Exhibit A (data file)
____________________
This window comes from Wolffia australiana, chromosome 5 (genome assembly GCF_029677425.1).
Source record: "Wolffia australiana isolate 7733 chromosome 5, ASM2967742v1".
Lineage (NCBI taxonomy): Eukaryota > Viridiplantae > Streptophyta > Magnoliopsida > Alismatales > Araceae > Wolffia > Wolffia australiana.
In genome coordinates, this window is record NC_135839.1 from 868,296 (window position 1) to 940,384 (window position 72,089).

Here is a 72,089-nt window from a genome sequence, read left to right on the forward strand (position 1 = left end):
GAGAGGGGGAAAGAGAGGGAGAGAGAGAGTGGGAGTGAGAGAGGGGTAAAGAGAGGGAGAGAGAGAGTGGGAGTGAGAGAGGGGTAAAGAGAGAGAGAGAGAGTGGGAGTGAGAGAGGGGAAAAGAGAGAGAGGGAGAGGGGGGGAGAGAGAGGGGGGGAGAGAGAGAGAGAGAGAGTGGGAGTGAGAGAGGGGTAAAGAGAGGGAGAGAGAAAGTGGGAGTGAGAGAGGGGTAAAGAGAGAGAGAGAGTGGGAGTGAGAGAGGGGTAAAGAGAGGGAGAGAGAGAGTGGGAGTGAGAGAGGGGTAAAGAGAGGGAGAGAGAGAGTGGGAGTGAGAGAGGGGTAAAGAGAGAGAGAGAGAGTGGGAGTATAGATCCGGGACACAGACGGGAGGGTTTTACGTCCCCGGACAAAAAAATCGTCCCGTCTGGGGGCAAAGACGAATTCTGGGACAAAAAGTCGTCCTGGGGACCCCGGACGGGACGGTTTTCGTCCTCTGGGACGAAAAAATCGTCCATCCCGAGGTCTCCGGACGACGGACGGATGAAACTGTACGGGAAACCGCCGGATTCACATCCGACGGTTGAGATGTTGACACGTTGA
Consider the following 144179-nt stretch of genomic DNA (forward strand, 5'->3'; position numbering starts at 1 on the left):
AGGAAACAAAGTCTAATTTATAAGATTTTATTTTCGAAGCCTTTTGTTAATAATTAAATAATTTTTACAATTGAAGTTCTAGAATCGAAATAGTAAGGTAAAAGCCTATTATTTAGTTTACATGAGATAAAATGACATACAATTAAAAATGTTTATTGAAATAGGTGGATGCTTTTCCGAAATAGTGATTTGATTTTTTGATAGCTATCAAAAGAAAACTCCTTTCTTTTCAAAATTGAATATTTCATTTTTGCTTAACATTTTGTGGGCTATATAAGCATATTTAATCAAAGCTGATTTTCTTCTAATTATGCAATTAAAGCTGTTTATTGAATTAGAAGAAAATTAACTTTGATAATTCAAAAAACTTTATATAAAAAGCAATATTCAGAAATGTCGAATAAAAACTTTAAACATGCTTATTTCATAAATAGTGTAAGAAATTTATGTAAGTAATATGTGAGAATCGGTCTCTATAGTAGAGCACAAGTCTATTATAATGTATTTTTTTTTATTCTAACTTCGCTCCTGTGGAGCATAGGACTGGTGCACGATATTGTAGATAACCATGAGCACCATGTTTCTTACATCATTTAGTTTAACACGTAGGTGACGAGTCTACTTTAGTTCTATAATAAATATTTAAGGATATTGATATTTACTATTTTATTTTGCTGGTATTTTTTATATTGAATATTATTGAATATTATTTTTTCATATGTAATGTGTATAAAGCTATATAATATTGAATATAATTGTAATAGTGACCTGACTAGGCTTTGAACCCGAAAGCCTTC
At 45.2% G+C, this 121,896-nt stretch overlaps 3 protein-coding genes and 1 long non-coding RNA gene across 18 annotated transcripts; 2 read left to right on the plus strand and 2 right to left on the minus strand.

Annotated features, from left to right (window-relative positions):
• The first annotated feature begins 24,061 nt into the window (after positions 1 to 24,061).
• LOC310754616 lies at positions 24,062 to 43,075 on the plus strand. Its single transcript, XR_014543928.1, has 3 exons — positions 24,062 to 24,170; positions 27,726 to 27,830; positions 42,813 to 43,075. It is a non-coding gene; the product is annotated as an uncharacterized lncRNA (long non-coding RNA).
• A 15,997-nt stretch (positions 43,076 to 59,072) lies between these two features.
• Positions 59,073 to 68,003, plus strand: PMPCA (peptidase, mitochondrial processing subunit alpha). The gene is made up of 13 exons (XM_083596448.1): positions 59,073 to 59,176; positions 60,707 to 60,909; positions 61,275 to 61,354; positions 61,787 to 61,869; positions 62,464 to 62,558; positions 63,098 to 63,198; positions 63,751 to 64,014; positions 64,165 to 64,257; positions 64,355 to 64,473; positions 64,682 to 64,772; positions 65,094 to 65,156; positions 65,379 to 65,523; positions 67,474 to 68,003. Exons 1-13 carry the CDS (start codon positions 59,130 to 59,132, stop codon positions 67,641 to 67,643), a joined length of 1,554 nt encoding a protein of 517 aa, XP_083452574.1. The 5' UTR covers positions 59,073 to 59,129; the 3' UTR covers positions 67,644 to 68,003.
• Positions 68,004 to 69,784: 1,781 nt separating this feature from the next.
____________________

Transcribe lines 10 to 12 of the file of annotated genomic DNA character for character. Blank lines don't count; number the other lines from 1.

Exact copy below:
Annotated features, from left to right (window-relative positions):
• The first annotated feature begins 24,061 nt into the window (after positions 1 to 24,061).
• LOC310754616 lies at positions 24,062 to 43,075 on the plus strand. Its single transcript, XR_014543928.1, has 3 exons — positions 24,062 to 24,170; positions 27,726 to 27,830; positions 42,813 to 43,075. It is a non-coding gene; the product is annotated as an uncharacterized lncRNA (long non-coding RNA).